Acura Wins One Show Advertising Award for Crash-Test Dummy Commercial
American Honda Motor Co. cleaned up at One Show’s third annual Automobile Advertising of the Year Awards during this year’s Detroit Auto Show. The automaker took home two trophies in the Broadcast Television category: one for the stop-motion Honda ad “Paper,” and one for the sort-of creepy Acura crash-test dummy commercial “The Test.”
The award-winning ad touts the fact that Acura is the first and only brand to earn 5-Star NHTSA safety ratings and IIHS Top Safety Pick+ awards for every vehicle in its 2015 lineup. It does so by portraying an Acura engineer solemnly placing frozen, lifeless human beings into an Acura MDX, which is kind of creepy.
But the commercial ends with the reveal that the lifeless people were just crash-test dummies that the engineer was picturing as his own family, so that he was more emotionally-invested in the vehicle’s crashworthiness, which is a little less creepy, I guess.
“While other brands in the luxury automotive category use close call scenarios and crash demos to depict their safety message, Acura has taken a more emotional approach to this very important subject,” said Acura’s manager of national advertising, Leila Cesario. “The Acura campaign is based on a key human insight—safety is about family. Acura’s philosophy about safety transcends technology. It’s about putting people first.”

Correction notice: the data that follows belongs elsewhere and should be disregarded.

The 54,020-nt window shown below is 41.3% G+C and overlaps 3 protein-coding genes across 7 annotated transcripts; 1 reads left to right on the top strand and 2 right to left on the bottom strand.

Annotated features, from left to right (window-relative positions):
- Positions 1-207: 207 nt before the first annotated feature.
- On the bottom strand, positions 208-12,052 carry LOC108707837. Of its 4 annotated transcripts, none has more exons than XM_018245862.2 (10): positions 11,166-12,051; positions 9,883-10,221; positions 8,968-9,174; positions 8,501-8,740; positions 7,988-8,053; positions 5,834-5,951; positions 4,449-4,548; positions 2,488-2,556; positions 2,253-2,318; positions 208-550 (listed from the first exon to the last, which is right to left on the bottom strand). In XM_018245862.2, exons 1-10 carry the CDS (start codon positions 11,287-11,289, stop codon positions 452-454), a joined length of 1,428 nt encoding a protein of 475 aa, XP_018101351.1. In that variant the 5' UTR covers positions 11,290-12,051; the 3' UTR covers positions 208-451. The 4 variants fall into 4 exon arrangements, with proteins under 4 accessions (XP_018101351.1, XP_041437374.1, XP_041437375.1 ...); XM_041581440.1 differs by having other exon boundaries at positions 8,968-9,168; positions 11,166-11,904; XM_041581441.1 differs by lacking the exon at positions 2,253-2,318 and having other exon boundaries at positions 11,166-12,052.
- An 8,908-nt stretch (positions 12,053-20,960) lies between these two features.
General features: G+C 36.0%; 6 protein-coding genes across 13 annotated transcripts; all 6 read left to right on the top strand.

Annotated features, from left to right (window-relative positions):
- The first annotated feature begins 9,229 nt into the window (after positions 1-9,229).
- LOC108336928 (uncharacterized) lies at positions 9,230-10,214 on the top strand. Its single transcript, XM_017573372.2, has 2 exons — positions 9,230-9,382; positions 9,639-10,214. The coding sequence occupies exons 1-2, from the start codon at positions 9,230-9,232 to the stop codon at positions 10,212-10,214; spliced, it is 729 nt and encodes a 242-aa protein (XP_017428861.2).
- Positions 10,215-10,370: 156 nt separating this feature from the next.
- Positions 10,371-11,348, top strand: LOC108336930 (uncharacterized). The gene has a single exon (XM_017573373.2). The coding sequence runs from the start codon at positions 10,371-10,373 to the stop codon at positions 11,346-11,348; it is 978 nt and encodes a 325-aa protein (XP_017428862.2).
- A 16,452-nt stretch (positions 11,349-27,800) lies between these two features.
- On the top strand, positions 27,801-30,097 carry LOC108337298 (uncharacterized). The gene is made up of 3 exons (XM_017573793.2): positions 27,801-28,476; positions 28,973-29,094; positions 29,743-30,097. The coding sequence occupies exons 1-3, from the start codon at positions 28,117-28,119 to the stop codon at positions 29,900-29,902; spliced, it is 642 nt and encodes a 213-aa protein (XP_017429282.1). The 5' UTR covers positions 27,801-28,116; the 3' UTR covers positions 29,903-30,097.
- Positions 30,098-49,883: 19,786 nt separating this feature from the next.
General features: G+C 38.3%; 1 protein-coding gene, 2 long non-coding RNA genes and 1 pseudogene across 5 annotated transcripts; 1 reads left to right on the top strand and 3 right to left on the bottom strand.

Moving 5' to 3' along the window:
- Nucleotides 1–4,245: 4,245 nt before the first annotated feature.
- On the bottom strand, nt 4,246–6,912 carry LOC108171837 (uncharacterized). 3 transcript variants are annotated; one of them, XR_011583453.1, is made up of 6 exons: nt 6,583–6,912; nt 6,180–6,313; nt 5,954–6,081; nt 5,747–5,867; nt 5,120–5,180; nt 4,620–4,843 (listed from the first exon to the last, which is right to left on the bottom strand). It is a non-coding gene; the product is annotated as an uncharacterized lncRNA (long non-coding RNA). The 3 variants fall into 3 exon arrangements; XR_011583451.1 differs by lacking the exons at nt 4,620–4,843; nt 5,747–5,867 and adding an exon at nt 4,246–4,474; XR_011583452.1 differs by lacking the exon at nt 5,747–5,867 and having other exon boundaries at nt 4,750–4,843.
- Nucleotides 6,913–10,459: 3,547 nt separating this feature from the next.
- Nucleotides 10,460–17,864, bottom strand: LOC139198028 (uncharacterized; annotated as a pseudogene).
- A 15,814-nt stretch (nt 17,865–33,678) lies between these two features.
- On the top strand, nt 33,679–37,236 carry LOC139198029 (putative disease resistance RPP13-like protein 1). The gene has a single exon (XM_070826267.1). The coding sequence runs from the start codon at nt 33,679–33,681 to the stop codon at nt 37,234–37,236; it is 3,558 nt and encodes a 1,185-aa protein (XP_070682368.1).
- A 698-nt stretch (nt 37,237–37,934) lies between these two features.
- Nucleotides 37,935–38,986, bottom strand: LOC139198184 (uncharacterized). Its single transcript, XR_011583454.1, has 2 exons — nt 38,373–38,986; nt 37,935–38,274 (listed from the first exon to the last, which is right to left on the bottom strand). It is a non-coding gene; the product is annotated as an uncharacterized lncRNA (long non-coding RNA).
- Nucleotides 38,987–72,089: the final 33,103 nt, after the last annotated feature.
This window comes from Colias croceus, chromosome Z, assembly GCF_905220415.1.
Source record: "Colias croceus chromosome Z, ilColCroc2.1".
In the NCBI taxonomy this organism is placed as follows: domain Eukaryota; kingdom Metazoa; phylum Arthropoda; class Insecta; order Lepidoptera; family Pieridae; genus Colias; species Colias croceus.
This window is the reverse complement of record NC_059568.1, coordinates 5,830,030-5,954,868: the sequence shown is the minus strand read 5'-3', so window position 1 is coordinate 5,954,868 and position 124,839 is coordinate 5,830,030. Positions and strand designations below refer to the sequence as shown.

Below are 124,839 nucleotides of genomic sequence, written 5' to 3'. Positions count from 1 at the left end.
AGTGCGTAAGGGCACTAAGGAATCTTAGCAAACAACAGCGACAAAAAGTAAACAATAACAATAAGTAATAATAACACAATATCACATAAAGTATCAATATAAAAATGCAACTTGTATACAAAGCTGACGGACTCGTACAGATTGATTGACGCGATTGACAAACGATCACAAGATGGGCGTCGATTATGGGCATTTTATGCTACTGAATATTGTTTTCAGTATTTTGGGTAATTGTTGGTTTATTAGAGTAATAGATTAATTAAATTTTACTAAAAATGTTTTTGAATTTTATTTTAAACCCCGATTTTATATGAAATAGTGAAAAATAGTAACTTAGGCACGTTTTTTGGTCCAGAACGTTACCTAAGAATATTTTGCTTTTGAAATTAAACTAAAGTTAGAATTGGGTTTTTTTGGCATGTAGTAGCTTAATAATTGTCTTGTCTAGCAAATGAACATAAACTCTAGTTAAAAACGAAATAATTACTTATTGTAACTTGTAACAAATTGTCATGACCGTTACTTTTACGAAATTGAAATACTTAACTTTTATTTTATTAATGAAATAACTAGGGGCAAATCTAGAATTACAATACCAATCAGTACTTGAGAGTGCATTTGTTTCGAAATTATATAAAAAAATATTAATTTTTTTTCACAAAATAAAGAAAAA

“The Test” was chosen for its award by a jury of 25 leading advertising industry creatives and journalists assembled by One Show, a non-profit organization devoted to “elevating creative work in the industry worldwide.” The Acura commercial beat out over 250 other global entries to claim its prize.
Patrick Grieve was born in Southwestern Ohio and has lived there all of his life, with the exception of a few years spent getting a Creative Writing degree in Southeastern Ohio. He loves to take road trips, sometimes to places as distant as Northeastern or even Northwestern Ohio. Patrick also enjoys old movies, shopping at thrift stores, going to ballgames, writing about those things, and watching Law & Order reruns. He just watches the original series, though, none of the spin-offs. And also only the ones they made before Jerry Orbach died. Season five was really the peak, in his opinion. See more articles by Patrick.